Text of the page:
The requirement for a flexible, integrated solution that could liaise with other automation suppliers and the supervisory system, and that could be installed in sterile environments, lead it to call upon the skills, products and services of Rockwell Automation.


As this type of installation had never been attempted before, Gibotech was working from a clean slate and had to be confident that its choice of automation solution would be flexible enough to cope with regular and significant design changes. It also had to cope with limited space and the demanding requirements of a sterile environment.

In operation, the system has been designed to remove the significant burden placed on operators in their handling of heavy baskets full of operating theatre ‘tools’ as they are collected, cleaned, sterilised and then stored ready for subsequent use.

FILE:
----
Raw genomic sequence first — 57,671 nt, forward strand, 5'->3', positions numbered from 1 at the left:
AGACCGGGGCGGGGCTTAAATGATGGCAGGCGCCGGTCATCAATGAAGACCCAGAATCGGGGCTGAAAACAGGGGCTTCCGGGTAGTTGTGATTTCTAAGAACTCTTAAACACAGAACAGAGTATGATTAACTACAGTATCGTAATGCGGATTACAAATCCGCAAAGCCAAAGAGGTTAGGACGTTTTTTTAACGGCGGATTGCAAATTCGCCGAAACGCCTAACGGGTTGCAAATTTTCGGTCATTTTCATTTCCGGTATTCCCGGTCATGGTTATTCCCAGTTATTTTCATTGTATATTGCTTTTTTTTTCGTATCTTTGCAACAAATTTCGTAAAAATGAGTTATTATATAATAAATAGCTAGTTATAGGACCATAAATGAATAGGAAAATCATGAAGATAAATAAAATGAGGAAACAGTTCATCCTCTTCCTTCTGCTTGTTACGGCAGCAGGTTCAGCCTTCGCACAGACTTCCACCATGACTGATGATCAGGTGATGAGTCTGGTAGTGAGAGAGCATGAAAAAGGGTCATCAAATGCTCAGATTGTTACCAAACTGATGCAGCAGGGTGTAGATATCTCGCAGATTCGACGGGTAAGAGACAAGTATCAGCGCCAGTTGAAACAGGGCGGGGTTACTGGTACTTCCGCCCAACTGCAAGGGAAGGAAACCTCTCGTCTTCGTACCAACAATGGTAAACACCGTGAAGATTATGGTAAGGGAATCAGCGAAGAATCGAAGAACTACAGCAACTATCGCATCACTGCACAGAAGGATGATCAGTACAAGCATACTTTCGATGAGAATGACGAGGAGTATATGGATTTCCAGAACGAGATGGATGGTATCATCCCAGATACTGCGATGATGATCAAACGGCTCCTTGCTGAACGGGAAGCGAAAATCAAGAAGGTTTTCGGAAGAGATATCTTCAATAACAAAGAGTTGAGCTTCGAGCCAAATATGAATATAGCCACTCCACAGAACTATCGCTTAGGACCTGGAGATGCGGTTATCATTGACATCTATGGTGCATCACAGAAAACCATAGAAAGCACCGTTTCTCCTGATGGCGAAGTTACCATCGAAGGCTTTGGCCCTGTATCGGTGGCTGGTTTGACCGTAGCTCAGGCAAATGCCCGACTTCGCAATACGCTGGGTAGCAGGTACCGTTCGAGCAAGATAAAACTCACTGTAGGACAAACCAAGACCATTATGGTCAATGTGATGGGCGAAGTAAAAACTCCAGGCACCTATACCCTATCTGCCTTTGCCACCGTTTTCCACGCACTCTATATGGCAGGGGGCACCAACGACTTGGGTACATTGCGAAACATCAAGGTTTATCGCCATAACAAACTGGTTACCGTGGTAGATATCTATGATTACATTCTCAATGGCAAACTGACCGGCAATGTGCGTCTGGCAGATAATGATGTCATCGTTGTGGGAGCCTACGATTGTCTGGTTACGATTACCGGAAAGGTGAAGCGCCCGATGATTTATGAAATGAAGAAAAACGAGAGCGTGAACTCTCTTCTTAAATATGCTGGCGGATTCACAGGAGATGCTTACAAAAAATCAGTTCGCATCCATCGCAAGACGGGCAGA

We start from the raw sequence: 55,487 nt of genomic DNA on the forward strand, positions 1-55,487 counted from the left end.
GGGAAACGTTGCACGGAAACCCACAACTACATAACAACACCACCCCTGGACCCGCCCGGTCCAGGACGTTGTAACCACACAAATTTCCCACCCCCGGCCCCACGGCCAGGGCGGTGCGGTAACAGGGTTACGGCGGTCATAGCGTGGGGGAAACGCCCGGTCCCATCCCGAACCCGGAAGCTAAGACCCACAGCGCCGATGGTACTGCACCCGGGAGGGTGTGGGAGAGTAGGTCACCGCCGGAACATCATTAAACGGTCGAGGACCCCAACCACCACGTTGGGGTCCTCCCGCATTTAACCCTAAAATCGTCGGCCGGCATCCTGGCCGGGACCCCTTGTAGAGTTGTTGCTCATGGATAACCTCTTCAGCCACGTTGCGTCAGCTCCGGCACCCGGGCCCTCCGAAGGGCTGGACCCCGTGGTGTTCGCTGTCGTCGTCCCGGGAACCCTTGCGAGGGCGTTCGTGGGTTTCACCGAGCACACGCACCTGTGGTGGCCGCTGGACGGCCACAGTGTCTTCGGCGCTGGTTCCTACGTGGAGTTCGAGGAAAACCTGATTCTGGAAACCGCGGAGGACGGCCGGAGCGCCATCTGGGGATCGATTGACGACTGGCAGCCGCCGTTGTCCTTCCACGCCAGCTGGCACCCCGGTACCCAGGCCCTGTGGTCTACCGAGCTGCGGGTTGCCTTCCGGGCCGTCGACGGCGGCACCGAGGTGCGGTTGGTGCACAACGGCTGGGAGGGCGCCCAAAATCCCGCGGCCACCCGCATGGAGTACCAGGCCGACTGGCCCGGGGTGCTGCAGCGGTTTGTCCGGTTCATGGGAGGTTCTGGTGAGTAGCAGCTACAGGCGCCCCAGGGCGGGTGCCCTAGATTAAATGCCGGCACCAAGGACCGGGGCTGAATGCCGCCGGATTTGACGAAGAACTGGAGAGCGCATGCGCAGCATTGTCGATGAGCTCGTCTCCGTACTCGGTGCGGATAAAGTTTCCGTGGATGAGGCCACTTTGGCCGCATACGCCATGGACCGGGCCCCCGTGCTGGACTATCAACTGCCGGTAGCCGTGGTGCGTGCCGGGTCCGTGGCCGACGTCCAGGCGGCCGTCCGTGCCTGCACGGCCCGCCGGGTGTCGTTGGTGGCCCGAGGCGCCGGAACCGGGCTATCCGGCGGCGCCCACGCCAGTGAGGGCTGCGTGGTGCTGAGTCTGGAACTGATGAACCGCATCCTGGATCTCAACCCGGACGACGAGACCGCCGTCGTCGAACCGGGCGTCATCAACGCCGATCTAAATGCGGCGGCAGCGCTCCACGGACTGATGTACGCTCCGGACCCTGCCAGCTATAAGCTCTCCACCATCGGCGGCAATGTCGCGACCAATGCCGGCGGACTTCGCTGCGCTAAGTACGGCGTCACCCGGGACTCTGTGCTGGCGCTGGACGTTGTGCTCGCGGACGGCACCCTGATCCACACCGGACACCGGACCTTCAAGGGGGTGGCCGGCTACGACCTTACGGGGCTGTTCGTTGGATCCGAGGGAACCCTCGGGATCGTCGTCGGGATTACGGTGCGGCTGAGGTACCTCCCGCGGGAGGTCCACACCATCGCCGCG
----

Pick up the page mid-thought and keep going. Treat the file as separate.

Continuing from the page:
The warehouse provides 1,900 shelf spaces and 1,800 baskets, all of which are logged using RFID tags. The system was designed to handle over 100 transactions a day with each basket taking five to ten minutes to go through the system. The maximum capacity is based upon processing one cart or trolley (containing nine baskets) per minute.

After the components have been manually loaded into the wire mesh trays, they are then cleaned in special washers. The trays are then manually packed with groups of components before being wrapped in special crepe paper that is resistant to the conditions inside an autoclave. Once cleaned and sterilised the parts are manually inspected and segregated into operation-specific batches, according to the needs of the theatre staff and the surgical procedure that will be performed the next day.